The opinion of the court was delivered by: GREENE
There are four sets of plaintiffs and two sets of defendants. Plaintiff L'Enfant Plaza Properties, Inc. (L'Enfant Plaza) is a tenant under a long-term lease of premises in the Southwest urban renewal area which contain office space, a commercial shopping area, a theatre, a hotel, and underground parking.
The Hoeber plaintiffs
are owners of townhouses in the urban renewal area who obtained title to their properties from redevelopers who, in turn, had acquired such title from the Redevelopment Land Agency. Plaintiff Reporters Building, Inc. owns and operates an office building containing commercial space in the same area.
Intervenor-plaintiff Harbour Square Owners, Inc., is a non-profit cooperative housing corporation which owns a development in the area consisting of single-family and multi-family houses.
Named as defendants are several governmental entities and individuals, including the National Capital Planning Commission (NCPC) which adopts urban renewal plans and modifications, the District of Columbia Council (City Council) which approves these plans or modifications, and the Redevelopment Land Agency (RLA) which is responsible for implementation of the plans. The other principal defendant is Manglen Limited Partnership (Manglen), an intervenor, which developed property in the Southwest area upon which the Channel Inn, a motel and restaurant, is located.
On August 2, 1946, after several years of planning and the introduction of several bills in the Senate, Congress enacted the District of Columbia Redevelopment Act of 1945, D.C.Code § 5-701 et seq., 60 Stat. 790, which authorized a program of urban renewal for the District of Columbia and established a framework for its implementation.
The statute was adopted pursuant to a legislative determination that conditions in the District of Columbia (including substandard housing and blighted areas) were injurious to the public health, safety, morals, and welfare of its residents, and that it was the policy of the United States to protect and promote the well-being of its citizens by eliminating these conditions. Congress further determined that control by regulatory processes had failed to remedy the existing problems and that the acquisition of property was necessary to effectuate the declared policy.
An elaborate and detailed scheme was prescribed in the statute to carry out this urban renewal program.
Section 705(a) of the Act vests a planning function in the National Capital Planning Commission and grants to that agency the authority to adopt redevelopment plans for specific project areas,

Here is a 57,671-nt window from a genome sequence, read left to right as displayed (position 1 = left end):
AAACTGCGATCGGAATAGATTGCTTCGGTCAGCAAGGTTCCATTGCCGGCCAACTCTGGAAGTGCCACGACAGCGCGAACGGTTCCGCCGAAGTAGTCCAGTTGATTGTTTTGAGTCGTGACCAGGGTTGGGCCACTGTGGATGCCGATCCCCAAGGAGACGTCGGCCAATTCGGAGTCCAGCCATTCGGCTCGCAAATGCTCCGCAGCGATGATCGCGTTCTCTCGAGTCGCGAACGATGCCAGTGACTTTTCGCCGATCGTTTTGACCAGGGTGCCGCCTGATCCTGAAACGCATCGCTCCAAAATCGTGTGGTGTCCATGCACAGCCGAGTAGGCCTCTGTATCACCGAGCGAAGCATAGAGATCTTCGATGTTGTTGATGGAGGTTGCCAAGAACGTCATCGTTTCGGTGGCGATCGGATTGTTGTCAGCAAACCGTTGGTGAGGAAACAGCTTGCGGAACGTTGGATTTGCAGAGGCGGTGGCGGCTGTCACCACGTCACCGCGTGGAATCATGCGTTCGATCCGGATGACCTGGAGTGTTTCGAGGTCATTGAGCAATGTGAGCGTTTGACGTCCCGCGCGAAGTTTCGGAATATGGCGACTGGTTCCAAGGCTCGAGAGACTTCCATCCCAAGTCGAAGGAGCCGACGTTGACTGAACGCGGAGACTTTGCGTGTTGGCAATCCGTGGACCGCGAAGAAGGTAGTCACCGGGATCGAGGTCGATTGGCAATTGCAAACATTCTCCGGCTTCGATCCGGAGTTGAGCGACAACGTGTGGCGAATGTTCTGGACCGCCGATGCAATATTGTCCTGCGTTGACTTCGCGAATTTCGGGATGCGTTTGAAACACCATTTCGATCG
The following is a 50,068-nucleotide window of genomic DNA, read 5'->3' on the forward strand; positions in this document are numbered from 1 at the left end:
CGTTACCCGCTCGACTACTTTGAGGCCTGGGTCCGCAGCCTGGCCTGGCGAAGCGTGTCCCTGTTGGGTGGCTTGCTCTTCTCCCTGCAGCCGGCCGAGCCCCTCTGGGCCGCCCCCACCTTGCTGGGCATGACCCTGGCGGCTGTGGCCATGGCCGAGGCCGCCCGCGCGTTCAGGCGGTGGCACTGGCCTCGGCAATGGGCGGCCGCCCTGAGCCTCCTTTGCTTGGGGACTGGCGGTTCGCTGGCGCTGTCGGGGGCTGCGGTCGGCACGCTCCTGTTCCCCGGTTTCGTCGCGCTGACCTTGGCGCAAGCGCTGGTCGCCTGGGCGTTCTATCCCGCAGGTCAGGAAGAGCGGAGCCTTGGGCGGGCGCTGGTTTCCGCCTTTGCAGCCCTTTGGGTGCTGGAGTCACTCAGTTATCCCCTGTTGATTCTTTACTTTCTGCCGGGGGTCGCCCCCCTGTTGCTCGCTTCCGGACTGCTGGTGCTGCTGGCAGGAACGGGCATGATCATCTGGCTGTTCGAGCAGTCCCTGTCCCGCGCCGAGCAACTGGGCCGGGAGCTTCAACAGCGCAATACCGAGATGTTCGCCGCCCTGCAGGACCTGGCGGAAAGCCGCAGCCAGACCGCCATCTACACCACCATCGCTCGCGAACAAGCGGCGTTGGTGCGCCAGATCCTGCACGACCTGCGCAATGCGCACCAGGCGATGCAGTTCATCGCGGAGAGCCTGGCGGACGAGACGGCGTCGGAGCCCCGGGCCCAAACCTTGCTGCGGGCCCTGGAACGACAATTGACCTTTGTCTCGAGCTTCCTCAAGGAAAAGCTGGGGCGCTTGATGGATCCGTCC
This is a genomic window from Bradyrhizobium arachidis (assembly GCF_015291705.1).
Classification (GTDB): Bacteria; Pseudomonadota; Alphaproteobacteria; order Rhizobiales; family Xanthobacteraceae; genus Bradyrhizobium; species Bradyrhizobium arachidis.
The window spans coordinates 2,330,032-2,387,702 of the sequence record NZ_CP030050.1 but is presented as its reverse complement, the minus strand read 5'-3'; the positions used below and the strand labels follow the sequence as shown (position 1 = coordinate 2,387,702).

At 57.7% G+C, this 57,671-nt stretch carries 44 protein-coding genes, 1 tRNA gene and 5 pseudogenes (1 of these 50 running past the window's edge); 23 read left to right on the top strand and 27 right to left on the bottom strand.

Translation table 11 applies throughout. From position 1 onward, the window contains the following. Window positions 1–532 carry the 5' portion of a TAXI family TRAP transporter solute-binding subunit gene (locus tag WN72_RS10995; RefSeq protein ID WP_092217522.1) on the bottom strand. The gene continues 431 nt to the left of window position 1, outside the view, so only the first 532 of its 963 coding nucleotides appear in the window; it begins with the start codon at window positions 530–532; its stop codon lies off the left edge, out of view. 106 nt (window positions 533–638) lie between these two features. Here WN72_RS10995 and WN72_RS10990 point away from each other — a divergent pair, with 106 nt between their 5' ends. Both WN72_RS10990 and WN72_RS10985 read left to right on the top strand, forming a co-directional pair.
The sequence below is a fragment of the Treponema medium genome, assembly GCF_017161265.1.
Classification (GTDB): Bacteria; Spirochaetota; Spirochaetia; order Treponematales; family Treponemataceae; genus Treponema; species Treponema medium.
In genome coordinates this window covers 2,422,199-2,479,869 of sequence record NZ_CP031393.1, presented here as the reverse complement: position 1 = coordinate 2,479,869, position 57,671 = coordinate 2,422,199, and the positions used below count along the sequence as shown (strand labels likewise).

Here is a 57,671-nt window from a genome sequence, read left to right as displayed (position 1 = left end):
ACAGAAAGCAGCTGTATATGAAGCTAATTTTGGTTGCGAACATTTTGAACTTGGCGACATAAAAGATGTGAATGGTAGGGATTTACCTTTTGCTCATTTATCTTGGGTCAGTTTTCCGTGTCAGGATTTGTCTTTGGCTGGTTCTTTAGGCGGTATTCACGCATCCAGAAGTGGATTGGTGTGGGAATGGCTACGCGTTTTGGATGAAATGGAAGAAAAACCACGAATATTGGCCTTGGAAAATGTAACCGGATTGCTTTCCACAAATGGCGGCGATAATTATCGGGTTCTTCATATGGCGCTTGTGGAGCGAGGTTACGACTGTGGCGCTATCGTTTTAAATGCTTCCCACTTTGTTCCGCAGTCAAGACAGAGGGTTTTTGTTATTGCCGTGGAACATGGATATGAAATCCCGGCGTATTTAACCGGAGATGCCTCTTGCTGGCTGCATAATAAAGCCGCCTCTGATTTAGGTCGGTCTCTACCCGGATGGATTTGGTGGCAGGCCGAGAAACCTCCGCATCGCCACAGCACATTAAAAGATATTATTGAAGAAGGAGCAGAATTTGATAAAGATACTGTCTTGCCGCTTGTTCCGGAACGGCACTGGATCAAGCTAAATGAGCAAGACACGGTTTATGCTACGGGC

subject to the approval of the City Council.
Under this authority, the NCPC has the power to prescribe the public and private land uses for the respective areas, density standards for both population and buildings, and the amount and character of any low-rent housing. Section 705(b)(2). Following City Council approval, the NCPC certifies the plan to the RLA which then acquires and assembles real property in the area
and transfers it to public agencies (for use for such public purposes as streets, utilities, recreation facilities, and schools) and to redevelopment companies (for lease or sale of the remainder). Section 706(d). The Act directs the RLA to give preference to private enterprise over public agencies in executing the redevelopment plan. Section 706(f).
To insure compliance with the renewal plan, Congress specified that all lease and sales agreements shall contain clauses binding the lessees or purchasers to carry out the plan and that use of all property shall conform to the plan. Section 710-11. The Act establishes procedures for modification of redevelopment plans by the NCPC, and it provides in section 718 that neither the federal nor the District government may modify an approved redevelopment plan or deviate therefrom unless the change is either adopted in accordance with the procedures set forth in section 711 or prescribed by an Act of Congress.
This litigation has from its very inception centered on the "consent" clause of section 711 which provides as follows:
An approved project area redevelopment plan may be modified at any time or times: Provided, That any such modification as it may affect an area or part thereof which has been sold or leased shall not become effective without the consent in writing of the purchaser or lessee thereof: Provided further, That such modification may be effected only through adoption by the (National Capital) Planning Commission and subsequent submission to and approval by the (District of Columbia Council,) as hereinafter provided. Before approval, the (District Council) shall hold a public hearing on the proposed modification after ten days public notice (emphasis added).